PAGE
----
New York Magazine (Vulture)'s Scores

For 1,979 reviews, this publication has graded:
  • 46% higher than the average critic
  • 2% same as the average critic
  • 52% lower than the average critic
On average, this publication grades 0.9 points higher than other critics. (0-100 point scale)
Average Movie review score: 63
Highest review score: 100 Time Out
Lowest review score: 0 Enough
Score distribution:
1,979 movie reviews
  1. Evocative, gorgeous, occasionally maddening film.
  2. Ultimately, what comes through most forcefully in The Hundred-Foot Journey is the longing of the immigrant, the overwhelming push-pull between the need to belong and the need to assert one’s own identity.
  3. I like the movie, though. It forced me to rethink the way sexual desire saturates everything, along with extreme vulnerability of children.
  4. A.C.O.D. is reasonably pleasant and therapeutic and antiseptic and you just wish somebody would bring a chandelier down on somebody else at some point.
  5. Jolie gets the dirty/ennobling job done. If the narrative is finally unsatisfying, it’s because the last vital chapter — the way in which Zamperini was able to have a life after years of unspeakable cruelty and the dashing of his Olympic hopes — is signaled in a couple of title cards before the closing credits. Unbroken proves that Zamperini could take it and make it — but make what of it?
  6. There is in The Mother a rich understanding of where old age takes you. Along with the myth that seniors don't have sex drives, the film dispels a larger one: that the years bring wisdom.
  7. Ken Hixon's script contrives a lot of mutual-healing set pieces and then sadly but shrewdly aborts them: That makes the drama more Chekhovian than "quite real."
  8. Boulevard is a sad, hesitant little movie about a sad, hesitant little man. That may be a far cry from the Robin Williams roles we knew and loved, but it’s not a bad one on which to go out.
  9. As in his pithy, tuneful songs-many written from different perspectives, in different styles-Merritt is committed to stylizing his misery instead of boring you with it.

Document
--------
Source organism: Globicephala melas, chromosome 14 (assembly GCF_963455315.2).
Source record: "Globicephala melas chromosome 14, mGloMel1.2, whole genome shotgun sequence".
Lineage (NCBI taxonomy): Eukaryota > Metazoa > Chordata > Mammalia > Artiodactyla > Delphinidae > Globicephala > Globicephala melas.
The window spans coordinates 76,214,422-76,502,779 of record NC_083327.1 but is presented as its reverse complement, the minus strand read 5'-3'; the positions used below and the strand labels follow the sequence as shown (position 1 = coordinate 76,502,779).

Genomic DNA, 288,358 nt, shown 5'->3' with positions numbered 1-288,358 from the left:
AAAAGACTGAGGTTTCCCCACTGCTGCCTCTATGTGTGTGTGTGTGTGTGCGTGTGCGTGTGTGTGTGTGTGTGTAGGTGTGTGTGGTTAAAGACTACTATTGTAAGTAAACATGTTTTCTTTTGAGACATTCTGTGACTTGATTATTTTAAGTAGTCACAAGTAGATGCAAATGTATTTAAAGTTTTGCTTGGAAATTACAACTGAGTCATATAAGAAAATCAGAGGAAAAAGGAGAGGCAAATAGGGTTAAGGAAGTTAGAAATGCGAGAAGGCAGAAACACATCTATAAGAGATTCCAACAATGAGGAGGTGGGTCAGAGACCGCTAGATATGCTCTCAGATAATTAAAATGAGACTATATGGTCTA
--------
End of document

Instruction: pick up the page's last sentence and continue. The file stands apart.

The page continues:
10. Danny Huston is screamingly funny as the alternately finicky and savage Head Ghoul--he’s like something spewed forth from the bowels of the Politburo. The problem is structural.
  11. Were it not for these performances (Blanchett, Ribisi, Swank, Reeves), The Gift would be fairly negligible.
  12. The Heat is kind of a mess, but it’s a funny mess.
  13. Bachelorette has some big gaps, and it isn't what you'd call fun - it's not "Bridesmaids 2." But lovely women doing genuinely ugly things makes for a potent combination.
  14. I don’t mind the movie’s retro-ness, but I wish Mostow didn't take pulp so seriously.
  15. If Life of Crime transcends its lightheartedness to actually make us care for what happens to its characters, it doesn’t quite transcend its own haphazard, impoverished story.
  16. I realize that Fosse's dark sizzle might seem a bit dated today, but surely something halfway snazzy could have been devised for this movie. It's toothless.
  17. The film is too wan and distanced to sweep you up, but it holds you.
  18. It’s the difference between artistry and knowingness. About Schmidt doesn’t bring us deeply into the lives of its people because it’s too busy trying to feel superior to them.
  19. Extraordinary Measures has a soppy piano-and-strings score, but the primal fear of loss sharpens every scene.
  20. Demme’s Manchurian Candidate is far from a disgrace, but it's not freewheeling enough, not strange enough to make sense of our gathering dread.
  21. Kick-Ass 2, a movie that, for all its predictable sequel-ness, manages to conjure up pretty much the same dark magic that the earlier film did, albeit with more troubling results. Believe it or not, Kick-Ass 2 is even more of a provocation than the first Kick-Ass.
  22. Depressing, disgusting, and dated, Edmond is worth braving to experience America’s best-known serious playwright at his most gruesomely undiluted.
  23. It's not bad, exactly; the songs are catchy, the cameos are okay, and some of the jokes work fine. Set your expectations super-low, and you'll probably be fine.
  24. The screenwriter, James Solomon, does the poor job only a liberal could at making the case for a Cheneyesque "dark side," and he isn't helped by Kline's wooden acting. Too bad. The Conspirator is eloquent enough to let the other side have its say.
  25. For all its calculation and manipulation, there's a very human movie somewhere within Marigold Hotel. You might just have to wade through a thousand clichés to get to it.
  26. A great deal of energy is expended on metaphysical ruminations that become ever fuzzier. The film is intended as an allegory, but it works best as a jailbreak romance. In this movie, lowbrow trumps highbrow every time.
  27. The prolific Patrice Leconte takes a break from mythic, life-and-death scenarios with My Best Friend, a sitcom that threatens to take a rockier emotional path before swerving back into the comfy zone. It’s better when it’s threatening, but Leconte knows his audience.
  28. Devos is especially fine as a woman whose inner solitude carries depth charges.
  29. Yes, I cringed at the casting, too, especially when, watching the trailer, I heard Parker deliver the narration in the same voice she used for Carrie in "Sex and the City." But Kate is funnier - less arch - than Carrie, and Parker reminds you what a dizzy, all-in, high-risk comic actress she can be when she's not too busy showing off the couture.
  30. Talk to Her affects some people very deeply, while others, like me, find it high-grade kitsch.

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